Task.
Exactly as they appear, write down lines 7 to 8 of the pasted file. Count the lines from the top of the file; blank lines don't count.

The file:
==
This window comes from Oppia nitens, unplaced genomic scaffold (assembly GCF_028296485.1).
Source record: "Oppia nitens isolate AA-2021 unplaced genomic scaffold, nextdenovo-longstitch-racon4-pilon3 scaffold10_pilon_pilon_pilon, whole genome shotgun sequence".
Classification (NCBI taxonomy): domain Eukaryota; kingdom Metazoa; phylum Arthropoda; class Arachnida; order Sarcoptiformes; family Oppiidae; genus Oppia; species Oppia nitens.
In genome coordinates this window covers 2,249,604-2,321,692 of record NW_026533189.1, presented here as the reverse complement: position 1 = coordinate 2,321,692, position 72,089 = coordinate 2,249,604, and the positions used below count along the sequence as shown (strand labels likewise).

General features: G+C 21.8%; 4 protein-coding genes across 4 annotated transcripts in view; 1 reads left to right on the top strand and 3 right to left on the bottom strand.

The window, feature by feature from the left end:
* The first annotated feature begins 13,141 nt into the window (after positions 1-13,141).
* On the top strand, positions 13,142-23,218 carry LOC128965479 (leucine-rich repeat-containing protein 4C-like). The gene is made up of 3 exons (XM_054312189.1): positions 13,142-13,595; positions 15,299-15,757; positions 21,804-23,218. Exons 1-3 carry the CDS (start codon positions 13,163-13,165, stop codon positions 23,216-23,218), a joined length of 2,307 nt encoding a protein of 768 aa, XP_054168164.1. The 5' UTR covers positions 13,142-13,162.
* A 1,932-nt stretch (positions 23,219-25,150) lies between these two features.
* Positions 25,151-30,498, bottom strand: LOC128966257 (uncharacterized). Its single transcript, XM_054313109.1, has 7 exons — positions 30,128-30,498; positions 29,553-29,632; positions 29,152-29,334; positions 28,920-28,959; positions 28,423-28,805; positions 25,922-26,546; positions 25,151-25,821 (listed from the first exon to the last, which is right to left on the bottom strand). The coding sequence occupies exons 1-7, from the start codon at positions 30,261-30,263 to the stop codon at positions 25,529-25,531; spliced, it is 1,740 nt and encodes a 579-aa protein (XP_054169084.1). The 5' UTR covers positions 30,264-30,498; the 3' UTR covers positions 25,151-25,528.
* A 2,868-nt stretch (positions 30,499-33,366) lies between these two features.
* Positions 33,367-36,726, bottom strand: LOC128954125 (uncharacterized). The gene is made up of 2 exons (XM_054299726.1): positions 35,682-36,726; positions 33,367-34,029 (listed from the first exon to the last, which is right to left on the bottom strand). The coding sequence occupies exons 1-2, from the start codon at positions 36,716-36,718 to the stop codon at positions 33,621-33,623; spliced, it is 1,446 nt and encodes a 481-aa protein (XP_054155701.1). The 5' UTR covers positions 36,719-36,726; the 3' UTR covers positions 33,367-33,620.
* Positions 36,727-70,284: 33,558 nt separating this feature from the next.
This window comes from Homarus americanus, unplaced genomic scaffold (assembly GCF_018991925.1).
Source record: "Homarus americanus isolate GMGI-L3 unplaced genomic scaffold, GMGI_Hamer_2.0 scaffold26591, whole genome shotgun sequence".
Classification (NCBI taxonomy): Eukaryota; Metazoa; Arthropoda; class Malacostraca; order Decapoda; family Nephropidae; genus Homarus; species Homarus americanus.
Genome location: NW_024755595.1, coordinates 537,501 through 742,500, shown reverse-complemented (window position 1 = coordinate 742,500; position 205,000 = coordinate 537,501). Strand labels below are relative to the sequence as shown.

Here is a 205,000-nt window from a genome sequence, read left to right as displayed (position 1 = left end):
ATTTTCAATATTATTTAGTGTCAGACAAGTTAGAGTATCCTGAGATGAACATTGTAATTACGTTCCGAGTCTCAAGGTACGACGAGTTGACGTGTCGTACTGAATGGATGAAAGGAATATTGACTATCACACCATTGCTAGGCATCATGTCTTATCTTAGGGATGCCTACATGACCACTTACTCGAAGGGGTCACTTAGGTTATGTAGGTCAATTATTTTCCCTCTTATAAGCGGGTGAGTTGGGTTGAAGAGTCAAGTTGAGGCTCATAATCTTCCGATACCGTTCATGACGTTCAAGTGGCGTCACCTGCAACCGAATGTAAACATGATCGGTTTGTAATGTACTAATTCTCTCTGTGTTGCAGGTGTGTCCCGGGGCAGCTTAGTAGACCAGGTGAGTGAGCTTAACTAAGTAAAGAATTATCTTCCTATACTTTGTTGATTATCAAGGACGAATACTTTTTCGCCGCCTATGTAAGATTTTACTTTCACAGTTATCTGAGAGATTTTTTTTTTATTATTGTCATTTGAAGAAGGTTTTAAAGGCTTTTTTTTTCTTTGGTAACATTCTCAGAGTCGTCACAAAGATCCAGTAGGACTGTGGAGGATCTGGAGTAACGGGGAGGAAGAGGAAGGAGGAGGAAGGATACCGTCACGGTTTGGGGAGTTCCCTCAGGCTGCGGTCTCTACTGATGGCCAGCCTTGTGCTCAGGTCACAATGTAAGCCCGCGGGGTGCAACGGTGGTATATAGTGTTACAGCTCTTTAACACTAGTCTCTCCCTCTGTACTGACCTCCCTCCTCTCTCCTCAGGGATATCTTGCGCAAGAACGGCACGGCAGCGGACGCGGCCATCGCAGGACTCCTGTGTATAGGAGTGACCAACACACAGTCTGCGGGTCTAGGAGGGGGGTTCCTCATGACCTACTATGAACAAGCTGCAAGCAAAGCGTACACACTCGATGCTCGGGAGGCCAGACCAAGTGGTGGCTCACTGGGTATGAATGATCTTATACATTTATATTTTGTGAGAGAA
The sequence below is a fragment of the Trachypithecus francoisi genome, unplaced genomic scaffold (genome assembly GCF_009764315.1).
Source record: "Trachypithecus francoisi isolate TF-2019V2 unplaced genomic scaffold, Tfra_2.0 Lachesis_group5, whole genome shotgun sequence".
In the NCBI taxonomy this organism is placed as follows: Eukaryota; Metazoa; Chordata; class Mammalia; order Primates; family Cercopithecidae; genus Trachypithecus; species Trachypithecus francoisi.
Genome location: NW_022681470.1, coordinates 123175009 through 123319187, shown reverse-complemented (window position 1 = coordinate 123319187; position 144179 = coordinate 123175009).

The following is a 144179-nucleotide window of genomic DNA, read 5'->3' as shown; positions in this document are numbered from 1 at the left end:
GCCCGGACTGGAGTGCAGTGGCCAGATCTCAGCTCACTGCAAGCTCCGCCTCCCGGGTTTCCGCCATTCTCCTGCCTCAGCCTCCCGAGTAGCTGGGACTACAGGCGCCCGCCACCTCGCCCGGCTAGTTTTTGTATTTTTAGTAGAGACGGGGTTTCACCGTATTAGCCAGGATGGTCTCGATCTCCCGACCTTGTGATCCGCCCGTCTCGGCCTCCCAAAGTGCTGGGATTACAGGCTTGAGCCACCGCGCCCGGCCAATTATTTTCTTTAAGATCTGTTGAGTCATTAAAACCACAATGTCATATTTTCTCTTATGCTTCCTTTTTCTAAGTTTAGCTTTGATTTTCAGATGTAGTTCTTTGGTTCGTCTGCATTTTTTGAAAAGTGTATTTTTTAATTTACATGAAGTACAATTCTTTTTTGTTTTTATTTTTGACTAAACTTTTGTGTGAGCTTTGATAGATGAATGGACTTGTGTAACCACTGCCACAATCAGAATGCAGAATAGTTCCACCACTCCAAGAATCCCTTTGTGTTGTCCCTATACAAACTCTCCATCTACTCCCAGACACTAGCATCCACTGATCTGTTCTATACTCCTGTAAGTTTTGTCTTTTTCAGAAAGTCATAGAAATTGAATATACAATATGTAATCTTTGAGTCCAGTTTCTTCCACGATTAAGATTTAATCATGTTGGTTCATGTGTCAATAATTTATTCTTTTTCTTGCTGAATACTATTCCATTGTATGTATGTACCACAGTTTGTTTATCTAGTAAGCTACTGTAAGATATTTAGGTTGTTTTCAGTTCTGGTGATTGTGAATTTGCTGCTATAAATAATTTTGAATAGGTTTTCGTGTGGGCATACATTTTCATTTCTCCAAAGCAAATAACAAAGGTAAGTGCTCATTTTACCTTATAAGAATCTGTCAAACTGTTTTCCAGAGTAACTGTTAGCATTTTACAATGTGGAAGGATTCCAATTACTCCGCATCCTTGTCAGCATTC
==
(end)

* The first annotated feature begins 13,141 nt into the window (after positions 1-13,141).
* On the top strand, positions 13,142-23,218 carry LOC128965479 (leucine-rich repeat-containing protein 4C-like). The gene is made up of 3 exons (XM_054312189.1): positions 13,142-13,595; positions 15,299-15,757; positions 21,804-23,218. Exons 1-3 carry the CDS (start codon positions 13,163-13,165, stop codon positions 23,216-23,218), a joined length of 2,307 nt encoding a protein of 768 aa, XP_054168164.1. The 5' UTR covers positions 13,142-13,162.